A haredi soldier was attacked by dozens of haredi men on Tuesday night in the ultra- Orthodox Jerusalem neighborhood of Mea She’arim.

According to the police, at approximately 7:30 p.m., the soldier, who was in uniform, was surrounded and threatened by approximately 100 haredi men on Gimzo Street in the heart of Mea She’arim, but managed to flee to a nearby building and alert the police.

Several police units were called to the scene, including Border Police and riot officers, who forcibly broke through the crowd of haredi men and succeeded in safely extracting the soldier.

National police spokesman Micky Rosenfeld said the unidentified soldier was “shaken up” but not injured when police arrived, adding that stones were thrown at officers by the crowd before the soldier was transported to safety.

A low-level riot continued after the soldier was extricated, with more haredi men joining the crowd, until the police succeeded in dispersing the protesters. At least four arrests were made on charges of disturbing the peace.

Prime Minister Binyamin Netanyahu condemned the attack, vowing to "take a hard stand against those who attempt to strike fear in citizens fulfilling their duty to the state."

Netanyahu added that the best way to combat "lawbreakers" of this kind was to continue to increase the number of haredim enlisting in the IDF, a goal he said would be greatly helped by the Peri bill to increase ultra-Orthodox enlistment which the cabinet approved earlier this week.

Finance Minister and Yesh Atid chairman Yair Lapid blamed the attack on the current campaign of incitement against haredi soldiers being conducted by extremist elements in the community.

“The ongoing incitement and wild, violent attacks against enlisted haredi soldiers, like today’s serious incident, evokes deep shock,” Lapid said.

The finance minister said he would call an emergency meeting with Internal Security Minister Yitzhak Aharonovitch to look into possible methods for the police to prevent a recurrence of such incidents.

The rabbis of the Nahal Haredi combat unit for ultra- Orthodox soldiers also condemned the incident.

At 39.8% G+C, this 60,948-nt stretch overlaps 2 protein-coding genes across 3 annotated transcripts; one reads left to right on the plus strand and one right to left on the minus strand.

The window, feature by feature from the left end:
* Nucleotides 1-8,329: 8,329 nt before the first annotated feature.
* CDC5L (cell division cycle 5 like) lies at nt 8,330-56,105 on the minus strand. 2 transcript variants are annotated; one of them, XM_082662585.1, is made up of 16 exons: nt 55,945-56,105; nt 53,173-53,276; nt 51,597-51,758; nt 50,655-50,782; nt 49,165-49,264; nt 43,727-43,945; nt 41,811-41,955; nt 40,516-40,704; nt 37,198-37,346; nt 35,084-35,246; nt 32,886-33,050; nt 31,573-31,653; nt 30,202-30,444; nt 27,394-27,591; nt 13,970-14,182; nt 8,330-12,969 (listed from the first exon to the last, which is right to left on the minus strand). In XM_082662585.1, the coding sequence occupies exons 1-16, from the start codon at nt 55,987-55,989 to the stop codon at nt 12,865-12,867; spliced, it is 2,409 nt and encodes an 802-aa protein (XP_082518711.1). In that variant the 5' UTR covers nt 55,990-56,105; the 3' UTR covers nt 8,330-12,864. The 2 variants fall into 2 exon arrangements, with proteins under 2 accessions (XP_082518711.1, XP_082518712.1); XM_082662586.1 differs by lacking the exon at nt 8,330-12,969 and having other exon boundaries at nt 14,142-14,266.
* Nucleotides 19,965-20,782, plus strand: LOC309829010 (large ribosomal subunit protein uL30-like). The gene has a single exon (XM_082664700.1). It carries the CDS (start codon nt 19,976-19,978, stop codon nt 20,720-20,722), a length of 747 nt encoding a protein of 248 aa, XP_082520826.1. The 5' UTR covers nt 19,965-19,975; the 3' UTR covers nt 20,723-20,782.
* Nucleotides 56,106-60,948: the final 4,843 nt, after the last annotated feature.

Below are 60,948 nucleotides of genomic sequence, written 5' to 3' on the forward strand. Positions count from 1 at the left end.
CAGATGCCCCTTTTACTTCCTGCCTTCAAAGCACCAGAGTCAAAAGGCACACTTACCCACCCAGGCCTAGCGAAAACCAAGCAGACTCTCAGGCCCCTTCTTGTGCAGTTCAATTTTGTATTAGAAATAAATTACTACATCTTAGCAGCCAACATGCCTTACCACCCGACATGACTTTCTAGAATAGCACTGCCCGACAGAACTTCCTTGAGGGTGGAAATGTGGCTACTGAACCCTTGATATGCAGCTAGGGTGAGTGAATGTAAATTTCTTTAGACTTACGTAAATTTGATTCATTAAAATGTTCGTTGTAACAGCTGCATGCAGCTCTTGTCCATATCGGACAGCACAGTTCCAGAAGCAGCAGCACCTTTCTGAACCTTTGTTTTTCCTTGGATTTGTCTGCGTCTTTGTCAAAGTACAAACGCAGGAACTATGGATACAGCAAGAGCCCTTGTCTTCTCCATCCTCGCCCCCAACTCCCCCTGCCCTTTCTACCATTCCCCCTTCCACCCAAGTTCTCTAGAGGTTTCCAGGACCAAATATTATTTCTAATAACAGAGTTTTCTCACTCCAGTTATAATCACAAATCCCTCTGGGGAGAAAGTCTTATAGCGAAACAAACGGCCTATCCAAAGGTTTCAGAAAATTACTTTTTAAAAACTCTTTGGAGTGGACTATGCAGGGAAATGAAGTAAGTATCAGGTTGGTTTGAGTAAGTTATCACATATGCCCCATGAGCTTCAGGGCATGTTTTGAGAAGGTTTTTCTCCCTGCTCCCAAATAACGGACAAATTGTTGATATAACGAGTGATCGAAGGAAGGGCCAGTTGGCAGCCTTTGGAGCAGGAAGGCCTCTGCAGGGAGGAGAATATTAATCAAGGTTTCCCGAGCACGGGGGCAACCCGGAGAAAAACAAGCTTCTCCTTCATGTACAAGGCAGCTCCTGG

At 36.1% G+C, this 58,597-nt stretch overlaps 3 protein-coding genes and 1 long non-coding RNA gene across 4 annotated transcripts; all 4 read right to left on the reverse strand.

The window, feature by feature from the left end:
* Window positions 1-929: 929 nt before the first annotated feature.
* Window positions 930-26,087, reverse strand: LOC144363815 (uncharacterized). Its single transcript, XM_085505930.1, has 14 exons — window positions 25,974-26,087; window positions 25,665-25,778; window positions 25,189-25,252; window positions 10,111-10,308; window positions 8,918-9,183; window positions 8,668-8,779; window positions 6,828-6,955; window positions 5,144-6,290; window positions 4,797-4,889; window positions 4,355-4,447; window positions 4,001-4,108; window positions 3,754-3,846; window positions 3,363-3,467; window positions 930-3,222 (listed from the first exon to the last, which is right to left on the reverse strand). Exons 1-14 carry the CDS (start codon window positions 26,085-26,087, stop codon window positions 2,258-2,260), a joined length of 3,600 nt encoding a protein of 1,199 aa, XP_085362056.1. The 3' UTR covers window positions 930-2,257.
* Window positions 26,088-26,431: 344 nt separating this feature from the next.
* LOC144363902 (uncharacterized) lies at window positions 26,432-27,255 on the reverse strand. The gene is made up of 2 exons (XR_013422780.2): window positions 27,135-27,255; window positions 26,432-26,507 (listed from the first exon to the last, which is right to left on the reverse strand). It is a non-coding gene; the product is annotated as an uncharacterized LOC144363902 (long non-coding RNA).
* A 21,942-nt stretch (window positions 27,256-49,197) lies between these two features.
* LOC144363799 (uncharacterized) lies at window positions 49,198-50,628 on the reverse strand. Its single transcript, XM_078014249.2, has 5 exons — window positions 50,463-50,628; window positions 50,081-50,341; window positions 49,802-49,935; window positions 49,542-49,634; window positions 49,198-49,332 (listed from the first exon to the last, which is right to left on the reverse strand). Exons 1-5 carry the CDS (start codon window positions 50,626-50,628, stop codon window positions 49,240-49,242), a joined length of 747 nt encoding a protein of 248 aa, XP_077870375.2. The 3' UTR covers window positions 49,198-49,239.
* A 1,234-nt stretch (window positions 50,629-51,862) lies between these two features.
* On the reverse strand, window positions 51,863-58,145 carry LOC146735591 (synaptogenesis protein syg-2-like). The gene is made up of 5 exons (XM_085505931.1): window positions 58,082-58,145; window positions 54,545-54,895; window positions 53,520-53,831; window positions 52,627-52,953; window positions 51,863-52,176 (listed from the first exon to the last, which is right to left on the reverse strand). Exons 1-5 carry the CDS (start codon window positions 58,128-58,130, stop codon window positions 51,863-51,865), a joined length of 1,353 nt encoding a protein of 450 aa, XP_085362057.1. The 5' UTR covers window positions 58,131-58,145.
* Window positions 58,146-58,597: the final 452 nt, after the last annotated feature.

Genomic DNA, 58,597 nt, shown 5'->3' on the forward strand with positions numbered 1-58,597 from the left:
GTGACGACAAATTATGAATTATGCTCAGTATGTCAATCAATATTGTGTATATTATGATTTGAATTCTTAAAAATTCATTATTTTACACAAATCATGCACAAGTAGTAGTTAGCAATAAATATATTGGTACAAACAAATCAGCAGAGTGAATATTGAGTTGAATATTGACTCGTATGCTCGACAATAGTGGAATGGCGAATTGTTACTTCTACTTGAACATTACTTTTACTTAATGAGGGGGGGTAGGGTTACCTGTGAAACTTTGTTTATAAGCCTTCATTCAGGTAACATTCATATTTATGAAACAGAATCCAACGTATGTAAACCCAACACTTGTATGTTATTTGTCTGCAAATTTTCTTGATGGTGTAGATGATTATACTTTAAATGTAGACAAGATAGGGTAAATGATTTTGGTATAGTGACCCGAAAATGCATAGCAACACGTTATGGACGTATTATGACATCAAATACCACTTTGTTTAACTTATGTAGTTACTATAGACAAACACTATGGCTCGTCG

“The attack against the haredi soldier in Mea She’arim is an embarrassment and a disgrace, said Rabbis Yitzhak Bar- Haim, Yaron David and Tzvi Klebnou, among others, who founded the unit and serve as rabbis to its soldiers.

“This is an act which is not Jewish and not haredi but simply a disgrace of God’s name. With all the pain we feel as haredim regarding the steps taken by the government, it is forbidden for us to take out our anger against haredi soldiers who are our flesh and blood.

“The time has come for our community, the haredi community, to denounce these attackers, something which will prevent these shameful incidents from happening again in the future.”

Science, Technology and Space Minister Yaakov Peri, who headed a committee which has drawn up legislation for drafting haredi men into the army, strongly condemned what his office termed “an attempted lynch.”

“Any attempt to physically harm or [damage] the morale of soldiers will be answered immediately and uncompromisingly by the state,” said Peri.

“Incidents such as what occurred this evening will not be allowed to pass quietly by the authorities. I request that the leaders of haredi society assert control before a tragedy happens.”

Shas chairman Arye Deri said he was shocked and disgusted by the attack, blaming it on “extremist and delinquent youth.”

“Their ways are not our ways, and the sages said he who lifts up a hand against his fellow is called an evil person,” Deri noted in a statement to the press.

The Shas chairman said he was calling on the heads of all political parties to “return to dialogue, understanding and reconciliation,” in order to avoid similar incidents.

There have been at least two other physical attacks against ultra-Orthodox soldiers by members of the haredi public in recent weeks.

A concerted campaign is currently being conducted by radical elements in the ultra- Orthodox community to delegitimize and stigmatize haredi men who choose to serve in the IDF as having betrayed the haredi community.

The campaign includes the dissemination of flyers, posters and information about the “danger” these soldiers pose to the community.

In a Knesset committee hearing last week, Brig.-Gen. Gadi Agmon of the IDF Manpower Directorate noted that the army has received 80 complaints of physical violence and verbal abuse, in which haredi soldiers have reported that tires of their vehicles have been slashed, graffiti has been sprayed at their homes, they have been spat on and stones have been thrown at them.

Jpost.com staff contributed to this report.

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